Real Life

Mum walking a marathon for the people who saved her life

A Kiwi mum is giving back to St John ambulance after a terrifying ordeal.

Savitri Bailey is saying a huge thank you to the people who saved her life by walking the Auckland Marathon to raise cash for St John Ambulance.

On the morning of February 19, 2012, Savitri woke up an energetic mum-of-three facing a rosy future together with her partner – now husband – Braden. Yet that evening, her life changed forever when she collapsed in the bathroom of their family home at One Tree Point in Northland.

Braden initially thought Savitri had fainted. It was only after seeing his partner turn blue that he realised the seriousness of the situation and dialled 111. He carried on with CPR until a St John ambulance arrived 15 minutes later. Savitri, who had gone into cardiac arrest, was revived with two shocks from a defibrillator.

The 29-year-old was taken to Whangarei Hospital where she was diagnosed with catecholaminergic polymorphic ventricular tachycardia (CPVT), which is characterised by abnormal heart rhythms, and put in an induced coma for two days.

“Without a doubt, I would be dead without those two St John Ambulance volunteers,” explains Savitri. “I’ve always felt in debt to them since they saved my life. I’m not wealthy, so I can’t give back in that way, but by walking the Auckland Marathon, it is my way of giving back.”

Savitri now has a defibrillator in her chest and has to take regular heart medication. The road to recovery has at times been painstakingly slow, but thanks to the unwavering love and support of her family, she has been able to battle through the tough times.

She initially suffered memory loss, blinding headaches and permanent fatigue. She admits the first six months after the cardiac arrest were hard.

“I had young children and life at home changed dramatically. I was used to doing lots of physical activities with the kids, when, suddenly, I was either in bed or on the couch sleeping.

A lot of the time the kids were watching movies while I rested.

“Cooking dinner was fun and games,” she adds, shaking her head. “I regularly burnt myself because it would take a few seconds for my brain to process that my hand was hot.”

It was also tough for Braden.

“I didn’t know who I was or what my role was. It was a rocky road,” Savitri remembers.

As a “wonderful distraction”, the pair, who had met on the internet just a year before, tied the knot in a ceremony in October 2012 at Tangihua Lion’s Lodge.

Yet the former King Country woman still had a fight on her hands. Two years after the incident, Savitri struggled to cook a family meal. She also suffered chronic chest and arm pain caused by the defibrillator, which became so intense, she considered removing the device.

In a desperate final attempt to alleviate the pain, she underwent acupuncture. It proved an inspired decision.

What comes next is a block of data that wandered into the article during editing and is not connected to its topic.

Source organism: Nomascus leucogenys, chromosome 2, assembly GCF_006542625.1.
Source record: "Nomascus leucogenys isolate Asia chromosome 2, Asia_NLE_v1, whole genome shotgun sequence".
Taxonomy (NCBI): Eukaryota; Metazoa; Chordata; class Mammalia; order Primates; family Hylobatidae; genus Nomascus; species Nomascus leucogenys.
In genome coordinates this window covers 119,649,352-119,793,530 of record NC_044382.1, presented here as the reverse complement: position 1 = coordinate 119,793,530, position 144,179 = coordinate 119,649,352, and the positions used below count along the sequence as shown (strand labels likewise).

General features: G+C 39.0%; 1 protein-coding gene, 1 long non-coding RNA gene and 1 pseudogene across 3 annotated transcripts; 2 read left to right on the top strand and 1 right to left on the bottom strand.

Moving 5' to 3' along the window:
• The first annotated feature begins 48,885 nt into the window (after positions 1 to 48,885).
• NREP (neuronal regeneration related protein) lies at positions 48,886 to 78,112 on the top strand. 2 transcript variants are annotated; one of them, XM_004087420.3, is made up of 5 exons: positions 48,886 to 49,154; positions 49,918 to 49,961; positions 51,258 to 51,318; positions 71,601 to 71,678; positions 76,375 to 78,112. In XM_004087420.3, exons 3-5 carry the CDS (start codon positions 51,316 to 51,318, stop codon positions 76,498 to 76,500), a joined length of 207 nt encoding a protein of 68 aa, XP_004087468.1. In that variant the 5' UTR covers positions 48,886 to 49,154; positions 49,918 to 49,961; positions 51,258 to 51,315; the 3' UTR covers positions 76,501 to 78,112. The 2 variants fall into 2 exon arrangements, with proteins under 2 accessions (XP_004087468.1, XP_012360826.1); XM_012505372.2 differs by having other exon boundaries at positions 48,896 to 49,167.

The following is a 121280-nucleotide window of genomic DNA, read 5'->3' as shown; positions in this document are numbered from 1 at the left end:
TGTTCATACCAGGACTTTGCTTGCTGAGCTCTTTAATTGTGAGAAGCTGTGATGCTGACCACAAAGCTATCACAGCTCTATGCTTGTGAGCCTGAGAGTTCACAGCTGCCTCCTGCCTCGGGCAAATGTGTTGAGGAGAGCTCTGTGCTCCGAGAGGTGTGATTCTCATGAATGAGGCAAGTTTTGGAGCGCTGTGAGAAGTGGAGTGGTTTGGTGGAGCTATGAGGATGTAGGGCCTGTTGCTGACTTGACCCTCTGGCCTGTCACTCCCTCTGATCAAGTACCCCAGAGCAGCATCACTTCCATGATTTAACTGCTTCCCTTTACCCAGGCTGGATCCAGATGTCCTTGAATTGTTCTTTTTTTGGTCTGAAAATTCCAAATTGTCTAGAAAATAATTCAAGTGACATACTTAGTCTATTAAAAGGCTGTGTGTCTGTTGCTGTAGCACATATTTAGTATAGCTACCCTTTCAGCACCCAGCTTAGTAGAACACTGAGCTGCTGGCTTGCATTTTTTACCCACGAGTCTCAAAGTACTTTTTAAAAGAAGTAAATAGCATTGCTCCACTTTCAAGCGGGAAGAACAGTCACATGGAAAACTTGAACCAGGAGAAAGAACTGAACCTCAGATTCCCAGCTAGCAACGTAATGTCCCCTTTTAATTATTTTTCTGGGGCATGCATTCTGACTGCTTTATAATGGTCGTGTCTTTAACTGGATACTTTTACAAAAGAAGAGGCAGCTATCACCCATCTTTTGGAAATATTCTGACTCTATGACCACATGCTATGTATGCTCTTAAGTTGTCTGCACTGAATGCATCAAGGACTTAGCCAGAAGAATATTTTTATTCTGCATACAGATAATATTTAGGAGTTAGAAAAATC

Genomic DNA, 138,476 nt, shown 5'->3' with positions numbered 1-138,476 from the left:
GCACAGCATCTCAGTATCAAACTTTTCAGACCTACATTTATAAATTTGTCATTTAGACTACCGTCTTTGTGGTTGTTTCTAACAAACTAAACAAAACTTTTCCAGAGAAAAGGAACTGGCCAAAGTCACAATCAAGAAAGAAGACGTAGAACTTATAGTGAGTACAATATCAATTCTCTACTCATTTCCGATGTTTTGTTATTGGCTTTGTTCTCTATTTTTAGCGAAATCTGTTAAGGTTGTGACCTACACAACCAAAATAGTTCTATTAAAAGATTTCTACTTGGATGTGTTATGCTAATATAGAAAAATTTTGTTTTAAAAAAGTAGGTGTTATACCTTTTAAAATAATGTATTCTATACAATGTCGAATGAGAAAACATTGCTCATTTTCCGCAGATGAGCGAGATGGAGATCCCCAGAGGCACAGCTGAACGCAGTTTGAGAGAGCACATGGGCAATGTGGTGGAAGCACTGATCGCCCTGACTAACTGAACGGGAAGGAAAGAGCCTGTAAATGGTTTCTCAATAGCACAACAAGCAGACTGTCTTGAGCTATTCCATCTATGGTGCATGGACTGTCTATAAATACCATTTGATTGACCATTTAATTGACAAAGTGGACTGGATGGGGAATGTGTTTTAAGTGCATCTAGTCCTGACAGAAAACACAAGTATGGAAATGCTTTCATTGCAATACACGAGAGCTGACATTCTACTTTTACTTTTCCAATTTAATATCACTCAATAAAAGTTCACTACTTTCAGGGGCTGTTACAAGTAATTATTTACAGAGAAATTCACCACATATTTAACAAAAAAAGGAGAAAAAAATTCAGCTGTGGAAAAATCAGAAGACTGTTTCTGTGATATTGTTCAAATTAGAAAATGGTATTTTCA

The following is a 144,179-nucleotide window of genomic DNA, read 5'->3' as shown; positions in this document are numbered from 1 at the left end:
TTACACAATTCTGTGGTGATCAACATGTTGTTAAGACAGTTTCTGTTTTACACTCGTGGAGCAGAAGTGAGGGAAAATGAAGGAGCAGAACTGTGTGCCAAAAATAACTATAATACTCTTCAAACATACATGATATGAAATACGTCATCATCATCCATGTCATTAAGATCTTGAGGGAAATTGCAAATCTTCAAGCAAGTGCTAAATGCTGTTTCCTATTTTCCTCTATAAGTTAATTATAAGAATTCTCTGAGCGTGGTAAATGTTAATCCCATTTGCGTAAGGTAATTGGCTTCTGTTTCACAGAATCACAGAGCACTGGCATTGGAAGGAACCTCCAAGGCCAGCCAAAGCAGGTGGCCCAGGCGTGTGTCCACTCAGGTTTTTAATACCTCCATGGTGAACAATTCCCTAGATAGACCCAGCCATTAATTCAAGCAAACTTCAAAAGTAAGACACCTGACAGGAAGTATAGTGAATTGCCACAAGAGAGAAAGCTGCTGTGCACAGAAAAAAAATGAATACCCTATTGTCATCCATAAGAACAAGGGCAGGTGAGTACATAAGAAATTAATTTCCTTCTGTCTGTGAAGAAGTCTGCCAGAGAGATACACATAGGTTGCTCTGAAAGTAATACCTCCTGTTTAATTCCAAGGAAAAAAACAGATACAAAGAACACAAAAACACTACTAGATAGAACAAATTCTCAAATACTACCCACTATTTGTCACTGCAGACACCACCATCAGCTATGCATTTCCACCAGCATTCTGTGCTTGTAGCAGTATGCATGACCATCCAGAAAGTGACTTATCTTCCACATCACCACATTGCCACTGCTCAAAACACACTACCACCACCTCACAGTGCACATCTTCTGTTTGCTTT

“After the first session, I noticed a big difference and after a few weeks, the pain had gone,” she says.

Today, Savitri still lacks energy, is prone to memory loss and struggles to drive long distances. But thanks to the support of Braden, the family have grown closer.

“In some ways, kids are very resilient. When I had my cardiac arrest, they were young and didn’t know any different,” she says of her two stepkids – Tyler (12), Keira (9) – and daughter Samara (6).

Since, she and Braden have welcomed Pippa, who arrived last August.

“I’m incredibly lucky to have Braden.

“For him to stand by me was absolutely amazing. He was a young guy who could have run a mile, but he was prepared to look after me 100 per cent.”

For Braden, who had been attracted to Savitri’s bubbly, fun-loving personality, it was no sacrifice.

“I don’t think you realise how much you love someone until you are put into that situation,” says the 37-year-old insurance manager. “It’s an emotion I’d never felt before, but I was prepared to give up work to support her, if that was required.”

But frustrated with no longer being able to run and keen to repay her debt to the St John Ambulance, just three months since she gave birth to Pippa, Savitri set an ambitious goal.

“I had always wanted to do the Auckland Marathon but had never managed it,” she explains. “I really missed that exercise rush and it ate away at me. Flicking through the paper one day, I thought, ‘Bugger it. If I can’t run, I’m going to walk it.’”

Since her decision to tackle the 42.2km distance, one of the men who helped save her life – Blake Manihera – will be walking with her on October 30.

“The two men [Blake and fellow volunteer James Owen] have become my friends,” she says. “For Blake to walk alongside me at the marathon means a lot to me. I guess you could say they are my heroes.”

Words: Steve Landells

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